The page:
Fostering relationships through emergency response

Coast Guard personnel, working with Metlakatla officials and oil spill response experts deploy oil containment boom into the Metlakatla, Alaska, harbor during a response exercise April 25, 2013.  Local community members, including the fire chief, harbor master, local fish and wildlife personnel and members from the local power and light utility company, worked in coordination with Southeast Alaska Petroleum Resource Organization (SEAPRO) and the Coast Guard members to deploy, maneuver and stage response equipment including containment boom. Photo by George Mahoney.

Coast Guard personnel, working with Metlakatla officials and oil spill response experts deploy oil containment boom into the Metlakatla, Alaska, harbor during a response exercise April 25, 2013. Local community members, including the fire chief, harbor master, local fish and wildlife personnel and members from the local power and light utility company, worked in coordination with Southeast Alaska Petroleum Resource Organization (SEAPRO) and the Coast Guard members to deploy, maneuver and stage response equipment including containment boom. Photo by George Mahoney.

Alaska!  It is a land of wonder and grandeur, a land steeped in beautiful vistas and peppered with native communities each is as distinct as they are unique from each other.

Knowing these communities, their people and their unique cultures is imperative for Coast Guard responders who will need to work in partnership with members of these communities in the time of an emergency response.

Recently Coast Guard members conducted an exercise with one of these tribal communities.  Personnel from the 17th District Response Advisory Team and Marine Safety Detachment Ketchikan coordinated an oil spill response exercise with the Metlakatla Indian Community, which is Alaska’s only federal Indian reservation, and is located on Annette Island in Southeast Alaska, April 25, 2013.  One of the reasons for the planned exercise was to teach residents about response equipment stored in the community and how to use it.

“Many Metlakatla responders were unaware of the contents of the container,” said Petty Officer 1st Class Jeremias Leos, a marine science technician at Marine Safety Detachment Ketchikan.  “After this exercise, they are now well-equipped to handle the response of an oil discharge into the water.”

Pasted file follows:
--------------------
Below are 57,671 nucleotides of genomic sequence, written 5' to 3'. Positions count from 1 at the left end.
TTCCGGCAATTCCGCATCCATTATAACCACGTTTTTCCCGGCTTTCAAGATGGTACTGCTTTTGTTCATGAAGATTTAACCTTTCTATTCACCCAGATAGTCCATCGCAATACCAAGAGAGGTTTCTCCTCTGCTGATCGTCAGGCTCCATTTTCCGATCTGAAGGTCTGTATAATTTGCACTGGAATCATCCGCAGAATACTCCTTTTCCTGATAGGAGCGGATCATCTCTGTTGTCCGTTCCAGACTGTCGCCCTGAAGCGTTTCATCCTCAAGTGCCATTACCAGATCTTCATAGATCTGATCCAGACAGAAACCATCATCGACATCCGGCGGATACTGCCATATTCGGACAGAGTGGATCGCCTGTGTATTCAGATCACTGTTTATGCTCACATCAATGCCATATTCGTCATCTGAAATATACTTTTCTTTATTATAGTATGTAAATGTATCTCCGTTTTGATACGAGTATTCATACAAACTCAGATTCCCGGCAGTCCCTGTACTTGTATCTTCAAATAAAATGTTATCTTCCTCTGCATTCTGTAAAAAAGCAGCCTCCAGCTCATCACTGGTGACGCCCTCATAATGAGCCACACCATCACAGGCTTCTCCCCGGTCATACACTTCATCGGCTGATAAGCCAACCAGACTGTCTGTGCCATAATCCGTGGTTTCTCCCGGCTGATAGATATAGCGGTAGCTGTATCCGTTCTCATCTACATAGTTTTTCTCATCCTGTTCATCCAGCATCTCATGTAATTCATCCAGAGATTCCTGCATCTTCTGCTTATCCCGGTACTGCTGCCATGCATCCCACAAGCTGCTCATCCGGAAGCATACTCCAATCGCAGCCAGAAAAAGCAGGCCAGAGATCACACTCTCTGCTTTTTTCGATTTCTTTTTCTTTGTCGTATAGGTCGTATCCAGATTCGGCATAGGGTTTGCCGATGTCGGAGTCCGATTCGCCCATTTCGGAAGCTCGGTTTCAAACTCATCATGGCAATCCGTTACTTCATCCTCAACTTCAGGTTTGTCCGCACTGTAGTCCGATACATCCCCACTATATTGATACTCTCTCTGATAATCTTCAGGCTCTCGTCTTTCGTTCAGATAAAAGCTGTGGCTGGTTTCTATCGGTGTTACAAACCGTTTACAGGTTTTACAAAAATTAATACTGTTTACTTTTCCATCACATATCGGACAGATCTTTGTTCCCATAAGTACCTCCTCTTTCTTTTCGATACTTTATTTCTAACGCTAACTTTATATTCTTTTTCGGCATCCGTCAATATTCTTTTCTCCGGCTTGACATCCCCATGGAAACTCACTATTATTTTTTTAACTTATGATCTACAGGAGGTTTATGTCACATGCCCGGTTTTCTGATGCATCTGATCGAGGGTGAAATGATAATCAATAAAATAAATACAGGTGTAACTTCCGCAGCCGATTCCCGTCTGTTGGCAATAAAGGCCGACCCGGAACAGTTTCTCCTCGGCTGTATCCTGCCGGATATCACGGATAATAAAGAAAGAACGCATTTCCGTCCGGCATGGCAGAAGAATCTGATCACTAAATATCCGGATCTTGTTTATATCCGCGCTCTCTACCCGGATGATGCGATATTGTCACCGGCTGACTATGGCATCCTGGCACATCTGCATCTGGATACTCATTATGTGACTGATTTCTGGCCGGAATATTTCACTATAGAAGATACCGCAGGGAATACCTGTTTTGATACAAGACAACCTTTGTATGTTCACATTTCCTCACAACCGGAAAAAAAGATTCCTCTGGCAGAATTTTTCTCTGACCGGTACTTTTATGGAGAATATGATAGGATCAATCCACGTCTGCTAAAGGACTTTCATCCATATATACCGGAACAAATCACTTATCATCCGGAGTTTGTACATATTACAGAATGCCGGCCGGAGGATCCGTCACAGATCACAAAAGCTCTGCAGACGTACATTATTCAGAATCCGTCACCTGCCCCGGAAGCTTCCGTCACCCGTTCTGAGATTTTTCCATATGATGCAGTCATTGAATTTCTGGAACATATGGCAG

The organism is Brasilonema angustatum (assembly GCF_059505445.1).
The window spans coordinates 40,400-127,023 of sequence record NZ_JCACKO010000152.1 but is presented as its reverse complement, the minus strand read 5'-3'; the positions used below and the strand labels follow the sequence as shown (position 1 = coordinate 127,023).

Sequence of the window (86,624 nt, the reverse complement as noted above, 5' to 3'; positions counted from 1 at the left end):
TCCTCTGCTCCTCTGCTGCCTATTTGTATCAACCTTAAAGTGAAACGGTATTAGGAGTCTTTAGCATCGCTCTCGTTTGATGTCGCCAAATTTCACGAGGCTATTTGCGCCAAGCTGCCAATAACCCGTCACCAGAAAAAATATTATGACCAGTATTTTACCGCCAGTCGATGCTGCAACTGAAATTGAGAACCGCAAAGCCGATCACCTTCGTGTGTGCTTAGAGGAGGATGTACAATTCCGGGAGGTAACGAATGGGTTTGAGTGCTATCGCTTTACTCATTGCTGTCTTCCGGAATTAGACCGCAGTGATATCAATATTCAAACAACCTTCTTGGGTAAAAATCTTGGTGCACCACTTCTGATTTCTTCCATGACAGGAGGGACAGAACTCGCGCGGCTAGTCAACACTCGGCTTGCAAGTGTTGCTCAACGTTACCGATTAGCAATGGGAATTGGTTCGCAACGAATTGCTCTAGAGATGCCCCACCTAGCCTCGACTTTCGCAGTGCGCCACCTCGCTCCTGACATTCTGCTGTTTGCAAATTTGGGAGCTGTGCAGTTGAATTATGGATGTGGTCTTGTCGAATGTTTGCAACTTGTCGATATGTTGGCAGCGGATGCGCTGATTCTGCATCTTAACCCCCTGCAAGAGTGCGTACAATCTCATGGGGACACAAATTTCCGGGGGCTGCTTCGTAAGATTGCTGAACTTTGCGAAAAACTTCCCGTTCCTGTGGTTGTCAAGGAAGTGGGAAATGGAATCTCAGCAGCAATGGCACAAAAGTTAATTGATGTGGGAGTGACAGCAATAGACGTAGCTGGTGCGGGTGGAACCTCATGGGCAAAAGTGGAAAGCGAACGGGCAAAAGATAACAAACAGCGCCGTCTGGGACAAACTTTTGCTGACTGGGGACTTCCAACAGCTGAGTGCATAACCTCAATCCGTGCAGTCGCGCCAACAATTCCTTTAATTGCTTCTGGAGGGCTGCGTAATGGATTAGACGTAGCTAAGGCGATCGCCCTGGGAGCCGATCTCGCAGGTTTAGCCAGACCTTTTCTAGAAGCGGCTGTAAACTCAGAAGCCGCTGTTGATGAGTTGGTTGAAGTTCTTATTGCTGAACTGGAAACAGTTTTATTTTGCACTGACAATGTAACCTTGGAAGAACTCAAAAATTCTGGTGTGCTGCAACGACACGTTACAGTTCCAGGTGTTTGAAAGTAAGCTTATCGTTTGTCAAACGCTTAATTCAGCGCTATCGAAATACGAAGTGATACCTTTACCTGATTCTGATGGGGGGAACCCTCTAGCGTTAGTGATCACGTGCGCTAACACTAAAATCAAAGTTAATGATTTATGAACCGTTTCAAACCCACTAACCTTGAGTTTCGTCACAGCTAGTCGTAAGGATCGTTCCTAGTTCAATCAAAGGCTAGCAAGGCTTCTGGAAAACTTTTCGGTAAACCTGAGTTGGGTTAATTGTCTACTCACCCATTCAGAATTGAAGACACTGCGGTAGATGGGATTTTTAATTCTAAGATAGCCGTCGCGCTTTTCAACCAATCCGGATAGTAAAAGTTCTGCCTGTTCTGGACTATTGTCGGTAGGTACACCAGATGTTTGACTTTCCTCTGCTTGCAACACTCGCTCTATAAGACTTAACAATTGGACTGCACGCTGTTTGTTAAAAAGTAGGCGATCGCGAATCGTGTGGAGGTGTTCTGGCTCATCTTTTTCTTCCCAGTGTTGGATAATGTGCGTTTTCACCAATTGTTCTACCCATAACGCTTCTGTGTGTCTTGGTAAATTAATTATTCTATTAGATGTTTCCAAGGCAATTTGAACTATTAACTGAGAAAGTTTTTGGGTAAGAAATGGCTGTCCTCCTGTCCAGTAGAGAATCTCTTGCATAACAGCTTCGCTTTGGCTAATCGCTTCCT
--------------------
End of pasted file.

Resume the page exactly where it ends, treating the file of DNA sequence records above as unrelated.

The exercise response grew out of a required biennial inspection of response gear kept in Metlakatla.  The local fire chief expressed a desire to get to know the equipment and practice with its deployment and use.  Local community members, including the fire chief, harbor master, local fish and wildlife personnel and members from the local power and light utility company, worked in coordination with Southeast Alaska Petroleum Resource Organization (SEAPRO) and the Coast Guard members to deploy, maneuver and stage response equipment including containment boom.

“The weather was kind of nasty, it put people into the frame of mind like it was an actual response,” said Dustin Winter, commercial fisheries manager, Metlakatla Fish and Wildlife.  “The weather put kinks into the plan that we had to overcome, we had to use the weather, work with it.  It was a great training experience.”

The weather was rough, which made the boom deployment exercise realistic, and taught everyone involved how to overcome unforeseen obstacles and learn about potential pitfalls that might hinder an actual response. Safety was brought foremost to mind as the responders worked through the deployment.

“There was a guy there who kept talking about safety,” said Winter.  “He said ‘stay safe, it is only oil in the water,’ he really helped us maintain the right focus.  I am glad we did it (the training) it was a good class and something we want to stay involved with.”

“The boom deployment exercise was a total success, as we were able to meet face-to-face with Metlakatla’s responder community,” said Leos.  “The boom deployment exercise is one of many early steps in fostering a growing relationship with the Metlakatla community members, who have expressed an eagerness to be ‘response-ready’ in the case of an emergency.”

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